THE WAR WAGON
Dir: Burt Kennedy - Cast: John Wayne, Kirk Douglas, Howard Keel, Bruce Cabot, Robert Walker Jr., Keenan Wynn, Joanna Barnes, Bruce Dern, Sheb Wooley
Unpretentious, tongue-in-cheek, this slam-bang action movie is one of the best vehicles John Wayne appeared in during the last two decades of his long career. The tone for the movie is set early on, with Kirk and Duke exchanging funny remarks after they have gunned down two opponents:
"Mine hit the ground first"
"Mine was taller."
Basically John and Kirk are anti-heroes, thieves, villains, but apparently this was still a bit of a daring idea in '67 Hollywood, so the mine owner (Cabot) they try to rob, is a corrupt businessman, who stole the Duke's properties in the first place. In other words: the Duke is stealing his own gold back, and what is essentially a caper movie, is turned into a revenge movie.
The wagon from the title, is an armor-plated stagecoach, provided with a revolving turret with a fixed machine gun, in which Cabot transports the gold dust he has found on Duke's land. Apart from the armor and the machine gun, the wagon is protected by an entire army of heavily armed gunman. The war wagon is therefore told to be an impregnable fortress of a vehicle, but The Duke thinks he can take it with the help of Douglas (a professional gunslinger who was hired to kill him!), an alcoholic explosives specialist, a grumpy wagon driver (with a teenage bride) and a wise-cracking Indian, played by Howard Keel (in great form).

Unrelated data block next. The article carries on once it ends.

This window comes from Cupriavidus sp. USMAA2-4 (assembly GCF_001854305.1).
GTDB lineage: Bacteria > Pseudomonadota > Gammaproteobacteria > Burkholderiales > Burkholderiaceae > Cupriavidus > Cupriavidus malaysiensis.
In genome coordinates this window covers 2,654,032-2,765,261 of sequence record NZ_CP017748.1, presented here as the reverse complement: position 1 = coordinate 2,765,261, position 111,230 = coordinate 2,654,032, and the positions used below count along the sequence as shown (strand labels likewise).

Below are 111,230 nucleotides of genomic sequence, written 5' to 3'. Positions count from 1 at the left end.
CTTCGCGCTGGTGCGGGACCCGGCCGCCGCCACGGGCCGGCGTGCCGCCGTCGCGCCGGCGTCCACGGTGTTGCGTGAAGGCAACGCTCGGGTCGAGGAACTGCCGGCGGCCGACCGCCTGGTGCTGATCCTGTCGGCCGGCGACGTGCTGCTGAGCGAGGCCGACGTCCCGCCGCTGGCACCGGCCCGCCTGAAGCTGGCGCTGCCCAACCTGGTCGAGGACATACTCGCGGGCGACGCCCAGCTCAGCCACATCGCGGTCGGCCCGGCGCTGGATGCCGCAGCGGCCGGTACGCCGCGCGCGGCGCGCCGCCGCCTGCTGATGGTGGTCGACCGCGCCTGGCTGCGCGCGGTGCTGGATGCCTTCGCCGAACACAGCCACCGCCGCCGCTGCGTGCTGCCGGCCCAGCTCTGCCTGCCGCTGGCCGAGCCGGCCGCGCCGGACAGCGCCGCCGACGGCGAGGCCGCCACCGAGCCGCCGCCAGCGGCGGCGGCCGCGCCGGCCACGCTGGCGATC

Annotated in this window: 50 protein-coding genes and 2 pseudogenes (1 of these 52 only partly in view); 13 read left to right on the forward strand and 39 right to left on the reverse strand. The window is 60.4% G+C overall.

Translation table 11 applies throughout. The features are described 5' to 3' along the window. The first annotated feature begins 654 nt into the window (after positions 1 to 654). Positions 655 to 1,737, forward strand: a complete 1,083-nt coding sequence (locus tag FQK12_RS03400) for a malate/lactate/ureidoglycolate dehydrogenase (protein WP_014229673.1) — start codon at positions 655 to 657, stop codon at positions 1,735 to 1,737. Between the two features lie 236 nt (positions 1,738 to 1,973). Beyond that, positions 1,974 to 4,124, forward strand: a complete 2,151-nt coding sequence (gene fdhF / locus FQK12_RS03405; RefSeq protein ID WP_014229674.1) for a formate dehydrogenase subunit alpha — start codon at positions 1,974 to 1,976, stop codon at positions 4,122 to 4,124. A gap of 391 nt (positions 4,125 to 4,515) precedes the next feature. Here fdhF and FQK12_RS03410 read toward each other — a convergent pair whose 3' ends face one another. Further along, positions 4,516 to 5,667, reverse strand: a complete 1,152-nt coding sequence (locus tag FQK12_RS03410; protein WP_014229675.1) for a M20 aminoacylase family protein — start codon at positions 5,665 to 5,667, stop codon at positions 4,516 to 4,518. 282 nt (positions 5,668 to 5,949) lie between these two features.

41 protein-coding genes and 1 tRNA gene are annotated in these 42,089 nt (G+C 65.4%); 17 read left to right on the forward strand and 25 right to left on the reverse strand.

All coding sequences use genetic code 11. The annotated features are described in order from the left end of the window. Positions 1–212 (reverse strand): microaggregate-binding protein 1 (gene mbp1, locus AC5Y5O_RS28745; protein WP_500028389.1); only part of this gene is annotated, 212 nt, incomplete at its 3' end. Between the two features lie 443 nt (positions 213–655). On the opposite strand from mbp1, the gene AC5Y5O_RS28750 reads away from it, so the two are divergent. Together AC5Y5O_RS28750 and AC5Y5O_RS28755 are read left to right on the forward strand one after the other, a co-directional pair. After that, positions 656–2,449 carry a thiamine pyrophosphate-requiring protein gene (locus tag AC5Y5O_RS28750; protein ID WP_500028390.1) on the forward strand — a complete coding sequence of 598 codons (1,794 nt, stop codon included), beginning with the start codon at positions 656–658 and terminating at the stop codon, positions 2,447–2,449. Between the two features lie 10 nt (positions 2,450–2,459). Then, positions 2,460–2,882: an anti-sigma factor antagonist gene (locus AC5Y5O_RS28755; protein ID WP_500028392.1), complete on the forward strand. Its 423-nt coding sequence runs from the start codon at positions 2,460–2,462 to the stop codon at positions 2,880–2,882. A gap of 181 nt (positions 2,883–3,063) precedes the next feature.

What makes this movie even more fun, is that it almost plays like a spaghetti western. There's this gimmick of the armored wagon, the edgy humor, the laughing Mexicans (torturing an Indian!) and even a silly brawl in the saloon. Like some have mentioned, it's surprisingly limited in scope for a John Wayne movie, larger than life, but far from the usual 'epic' approach of his productions. The sermonizing that plagues some of his later movies is also absent here.
The similarities to the Italian western, are most probably coincidental; when this film was made, comedy westerns were not yet dominant in Italy, so it seems unlikely that there was any real influence. Instead the movie might have influenced at least one spaghetti western, A man called Sledge, an Italian production made by a American director and starring American actors such as James Garner, Dennis Weaver and Claude Akins, about a gang of outlaws trying to intercept a shipment of gold protected by an army of gunmen.